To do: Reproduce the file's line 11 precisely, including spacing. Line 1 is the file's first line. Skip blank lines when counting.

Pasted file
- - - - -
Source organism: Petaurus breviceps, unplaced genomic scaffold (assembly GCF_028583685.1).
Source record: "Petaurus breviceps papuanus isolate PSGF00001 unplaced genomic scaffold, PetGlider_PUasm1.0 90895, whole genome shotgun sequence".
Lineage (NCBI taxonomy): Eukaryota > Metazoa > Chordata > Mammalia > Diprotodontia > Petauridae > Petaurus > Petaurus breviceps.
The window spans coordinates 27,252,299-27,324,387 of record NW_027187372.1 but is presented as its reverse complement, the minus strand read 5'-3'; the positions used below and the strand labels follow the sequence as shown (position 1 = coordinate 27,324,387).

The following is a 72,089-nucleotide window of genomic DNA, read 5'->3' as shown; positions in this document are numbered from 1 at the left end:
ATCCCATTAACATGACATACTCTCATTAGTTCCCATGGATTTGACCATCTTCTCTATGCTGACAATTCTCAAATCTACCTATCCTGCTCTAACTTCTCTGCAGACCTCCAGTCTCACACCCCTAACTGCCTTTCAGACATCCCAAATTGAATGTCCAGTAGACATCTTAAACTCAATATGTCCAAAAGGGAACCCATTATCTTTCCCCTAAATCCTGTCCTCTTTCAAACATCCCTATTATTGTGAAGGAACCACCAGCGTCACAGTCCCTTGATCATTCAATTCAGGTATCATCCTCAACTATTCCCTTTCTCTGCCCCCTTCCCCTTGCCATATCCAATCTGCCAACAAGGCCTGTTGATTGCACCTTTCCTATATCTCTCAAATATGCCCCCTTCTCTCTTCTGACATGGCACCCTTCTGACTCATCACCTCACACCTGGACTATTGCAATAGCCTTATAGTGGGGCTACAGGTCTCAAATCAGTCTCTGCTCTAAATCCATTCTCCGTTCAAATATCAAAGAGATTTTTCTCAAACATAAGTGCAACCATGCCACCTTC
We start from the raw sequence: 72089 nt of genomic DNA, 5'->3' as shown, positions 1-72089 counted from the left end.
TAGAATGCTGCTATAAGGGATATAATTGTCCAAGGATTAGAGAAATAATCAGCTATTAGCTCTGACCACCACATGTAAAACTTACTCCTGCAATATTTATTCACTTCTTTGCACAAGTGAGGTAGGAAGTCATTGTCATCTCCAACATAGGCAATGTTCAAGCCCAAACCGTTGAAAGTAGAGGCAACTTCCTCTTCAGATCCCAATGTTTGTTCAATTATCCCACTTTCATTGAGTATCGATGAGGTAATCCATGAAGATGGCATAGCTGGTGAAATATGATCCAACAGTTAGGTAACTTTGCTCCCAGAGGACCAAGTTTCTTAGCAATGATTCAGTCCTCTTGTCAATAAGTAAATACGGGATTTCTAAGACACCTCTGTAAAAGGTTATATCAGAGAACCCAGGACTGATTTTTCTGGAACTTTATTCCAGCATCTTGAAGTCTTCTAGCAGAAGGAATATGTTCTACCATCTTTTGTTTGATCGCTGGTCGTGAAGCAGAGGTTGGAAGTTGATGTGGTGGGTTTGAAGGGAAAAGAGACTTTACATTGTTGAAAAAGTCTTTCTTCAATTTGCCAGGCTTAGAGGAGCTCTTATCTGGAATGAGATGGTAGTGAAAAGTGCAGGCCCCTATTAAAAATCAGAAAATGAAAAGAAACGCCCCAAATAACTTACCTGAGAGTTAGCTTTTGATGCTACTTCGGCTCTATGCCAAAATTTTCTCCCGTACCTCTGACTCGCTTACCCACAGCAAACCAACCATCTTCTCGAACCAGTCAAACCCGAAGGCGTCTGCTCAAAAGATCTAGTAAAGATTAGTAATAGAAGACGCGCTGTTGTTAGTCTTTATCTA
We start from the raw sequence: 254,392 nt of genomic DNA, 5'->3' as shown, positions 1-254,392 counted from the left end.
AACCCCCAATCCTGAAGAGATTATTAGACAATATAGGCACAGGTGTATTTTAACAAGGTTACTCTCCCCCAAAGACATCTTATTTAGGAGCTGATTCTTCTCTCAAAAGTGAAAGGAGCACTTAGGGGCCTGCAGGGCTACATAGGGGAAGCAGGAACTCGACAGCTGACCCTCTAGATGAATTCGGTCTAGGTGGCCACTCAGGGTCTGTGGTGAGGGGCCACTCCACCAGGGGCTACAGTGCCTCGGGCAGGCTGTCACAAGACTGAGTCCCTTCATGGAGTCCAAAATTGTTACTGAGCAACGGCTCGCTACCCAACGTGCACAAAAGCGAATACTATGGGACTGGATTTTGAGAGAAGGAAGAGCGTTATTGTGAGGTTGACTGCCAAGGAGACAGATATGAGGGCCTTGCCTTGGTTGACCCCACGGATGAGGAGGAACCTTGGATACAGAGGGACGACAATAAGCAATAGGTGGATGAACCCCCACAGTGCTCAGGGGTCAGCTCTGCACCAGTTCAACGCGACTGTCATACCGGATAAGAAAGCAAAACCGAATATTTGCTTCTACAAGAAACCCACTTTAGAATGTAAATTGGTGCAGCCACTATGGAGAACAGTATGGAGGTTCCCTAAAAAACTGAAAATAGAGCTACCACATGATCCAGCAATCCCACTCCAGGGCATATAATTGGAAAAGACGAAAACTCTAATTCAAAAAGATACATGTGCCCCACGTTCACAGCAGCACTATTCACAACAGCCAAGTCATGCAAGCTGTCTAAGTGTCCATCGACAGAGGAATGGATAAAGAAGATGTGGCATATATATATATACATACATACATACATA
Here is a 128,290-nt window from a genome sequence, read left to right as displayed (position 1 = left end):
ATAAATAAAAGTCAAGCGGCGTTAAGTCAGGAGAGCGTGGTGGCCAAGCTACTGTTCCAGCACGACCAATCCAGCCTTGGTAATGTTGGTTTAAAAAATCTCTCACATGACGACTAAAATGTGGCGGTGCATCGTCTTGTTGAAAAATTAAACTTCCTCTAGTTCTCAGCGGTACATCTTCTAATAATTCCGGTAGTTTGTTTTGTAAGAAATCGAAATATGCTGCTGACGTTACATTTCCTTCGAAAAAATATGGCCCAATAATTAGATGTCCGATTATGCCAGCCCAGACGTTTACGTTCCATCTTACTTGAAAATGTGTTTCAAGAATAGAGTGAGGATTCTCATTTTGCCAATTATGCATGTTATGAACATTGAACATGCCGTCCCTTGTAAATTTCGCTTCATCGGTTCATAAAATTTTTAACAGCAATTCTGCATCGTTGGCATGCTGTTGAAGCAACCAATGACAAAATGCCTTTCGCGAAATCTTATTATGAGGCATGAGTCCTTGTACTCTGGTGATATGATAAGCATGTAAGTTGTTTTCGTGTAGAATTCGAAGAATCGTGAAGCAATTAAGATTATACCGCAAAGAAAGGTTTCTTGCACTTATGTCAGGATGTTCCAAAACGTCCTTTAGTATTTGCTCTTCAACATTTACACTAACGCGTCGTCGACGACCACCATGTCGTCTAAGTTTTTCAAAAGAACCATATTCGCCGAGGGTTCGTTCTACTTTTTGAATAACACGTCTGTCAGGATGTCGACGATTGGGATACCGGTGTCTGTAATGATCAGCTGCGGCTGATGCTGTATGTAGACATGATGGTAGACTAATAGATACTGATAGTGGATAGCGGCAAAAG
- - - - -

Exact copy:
Here is a 128,290-nt window from a genome sequence, read left to right as displayed (position 1 = left end):